from The American Heritage® Dictionary of the English Language, 4th Edition
- n. A preliminary statement or essay introducing a book that explains its scope, intention, or background and is usually written by the author.
- n. An introductory section, as of a speech.
- n. Something introductory; a preliminary: An informal brunch served as a preface to the three-day conference.
- n. The words introducing the central part of the Eucharist in several Christian churches.
- transitive v. To introduce by or provide with a preliminary statement or essay.
- transitive v. To serve as an introduction to.
from Wiktionary, Creative Commons Attribution/Share-Alike License
- n. The beginning or introductory portion that comes before the main text of a document or book.
- v. To introduce or make a comment before the main point.
from the GNU version of the Collaborative International Dictionary of English
- n. Something spoken as introductory to a discourse, or written as introductory to a book or essay; a proem; an introduction, or series of preliminary remarks.
- n. The prelude or introduction to the canon of the Mass.
- transitive v. To introduce by a preface; to give a preface to.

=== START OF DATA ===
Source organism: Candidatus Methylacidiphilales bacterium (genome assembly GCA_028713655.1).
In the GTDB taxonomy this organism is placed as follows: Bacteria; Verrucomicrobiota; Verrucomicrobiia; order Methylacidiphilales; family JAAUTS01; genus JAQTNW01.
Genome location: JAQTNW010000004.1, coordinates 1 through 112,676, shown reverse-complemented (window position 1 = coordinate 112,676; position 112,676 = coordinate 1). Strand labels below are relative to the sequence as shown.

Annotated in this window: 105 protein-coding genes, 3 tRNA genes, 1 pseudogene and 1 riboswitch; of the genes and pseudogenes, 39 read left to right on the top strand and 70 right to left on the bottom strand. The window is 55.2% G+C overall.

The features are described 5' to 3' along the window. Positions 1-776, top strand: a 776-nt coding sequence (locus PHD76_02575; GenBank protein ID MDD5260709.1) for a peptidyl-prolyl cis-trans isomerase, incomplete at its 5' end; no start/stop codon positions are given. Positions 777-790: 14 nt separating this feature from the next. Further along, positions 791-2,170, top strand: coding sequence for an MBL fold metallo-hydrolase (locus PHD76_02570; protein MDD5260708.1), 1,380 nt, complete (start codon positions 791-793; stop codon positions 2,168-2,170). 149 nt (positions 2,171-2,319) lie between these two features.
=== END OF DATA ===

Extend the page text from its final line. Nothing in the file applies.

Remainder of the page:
- intransitive v. To make a preface.
from The Century Dictionary and Cyclopedia
- n. A statement or series of statements introducing a discourse, book, or other composition; a series of preliminary remarks, either written or spoken; a prelude.
- n. [cap, or lowercase] In liturgics, the introductory section of the anaphora; the solemn eucharistic thanksgiving and ascription of glory introducing the canon.
- n. A title; an introductory or explanatory epithet.
- To give a preface to; introduce by preliminary written or spoken remarks, or by an action significant of what is to follow.
- To say as a preface; write or utter in view or explanation of what is to follow.
- To front; face; cover.
- To give a preface; speak, write, or do something preliminary to later action.
from WordNet 3.0 Copyright 2006 by Princeton University. All rights reserved.
- n. a short introductory essay preceding the text of a book
- v. furnish with a preface or introduction
Middle English, from Old French, from Latin praefātiō, praefātiōn-, from praefātus, past participle of praefārī, to say before : prae-, pre- + fārī, to speak; see bhā-2 in Indo-European roots.(American Heritage® Dictionary of the English Language, Fourth Edition)
1350–1400; Middle English prefas, which is from Old French preface (from which derives the modern French préface), from Medieval Latin prefatia, for classical Latin praefatio ("a saying beforehand"), from praefor ("to speak beforehand"), from prae- ("beforehand") + for ("to speak") (Wiktionary)